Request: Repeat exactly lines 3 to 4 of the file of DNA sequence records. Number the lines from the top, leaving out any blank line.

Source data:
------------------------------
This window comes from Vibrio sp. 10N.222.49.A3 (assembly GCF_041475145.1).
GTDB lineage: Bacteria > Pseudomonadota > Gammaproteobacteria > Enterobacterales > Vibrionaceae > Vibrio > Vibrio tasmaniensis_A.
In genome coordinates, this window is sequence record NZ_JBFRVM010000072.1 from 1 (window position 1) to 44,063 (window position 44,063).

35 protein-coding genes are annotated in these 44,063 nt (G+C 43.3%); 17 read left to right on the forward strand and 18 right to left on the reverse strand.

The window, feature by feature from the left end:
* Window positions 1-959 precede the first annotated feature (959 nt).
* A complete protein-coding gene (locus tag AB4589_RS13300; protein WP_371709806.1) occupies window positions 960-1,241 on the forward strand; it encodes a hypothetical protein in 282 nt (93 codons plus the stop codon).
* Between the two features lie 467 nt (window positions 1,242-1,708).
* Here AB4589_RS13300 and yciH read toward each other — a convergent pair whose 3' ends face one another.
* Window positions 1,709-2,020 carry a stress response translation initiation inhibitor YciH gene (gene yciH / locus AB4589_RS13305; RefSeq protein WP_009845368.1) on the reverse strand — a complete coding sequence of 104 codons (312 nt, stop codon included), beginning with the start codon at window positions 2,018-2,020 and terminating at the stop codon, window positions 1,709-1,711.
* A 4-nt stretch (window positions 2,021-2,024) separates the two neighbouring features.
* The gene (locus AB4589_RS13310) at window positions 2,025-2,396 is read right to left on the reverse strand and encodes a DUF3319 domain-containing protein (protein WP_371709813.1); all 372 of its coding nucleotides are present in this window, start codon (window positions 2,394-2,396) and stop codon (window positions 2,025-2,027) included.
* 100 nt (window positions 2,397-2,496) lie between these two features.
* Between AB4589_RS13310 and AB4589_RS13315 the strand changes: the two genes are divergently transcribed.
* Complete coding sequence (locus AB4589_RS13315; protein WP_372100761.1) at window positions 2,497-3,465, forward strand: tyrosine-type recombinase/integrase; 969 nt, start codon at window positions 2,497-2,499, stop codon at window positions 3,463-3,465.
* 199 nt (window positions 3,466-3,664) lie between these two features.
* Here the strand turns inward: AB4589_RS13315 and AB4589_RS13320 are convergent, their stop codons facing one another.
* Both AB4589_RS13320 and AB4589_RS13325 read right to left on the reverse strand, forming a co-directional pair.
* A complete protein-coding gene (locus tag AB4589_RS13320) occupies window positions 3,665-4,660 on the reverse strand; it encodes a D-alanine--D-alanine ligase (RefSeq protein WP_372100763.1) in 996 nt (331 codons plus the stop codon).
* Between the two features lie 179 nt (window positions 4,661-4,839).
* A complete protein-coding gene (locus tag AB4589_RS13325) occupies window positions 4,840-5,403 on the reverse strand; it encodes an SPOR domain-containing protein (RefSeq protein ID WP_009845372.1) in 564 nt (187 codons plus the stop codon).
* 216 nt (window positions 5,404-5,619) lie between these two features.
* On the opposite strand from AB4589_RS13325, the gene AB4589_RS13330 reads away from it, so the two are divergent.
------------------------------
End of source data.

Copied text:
In genome coordinates, this window is sequence record NZ_JBFRVM010000072.1 from 1 (window position 1) to 44,063 (window position 44,063).

35 protein-coding genes are annotated in these 44,063 nt (G+C 43.3%); 17 read left to right on the forward strand and 18 right to left on the reverse strand.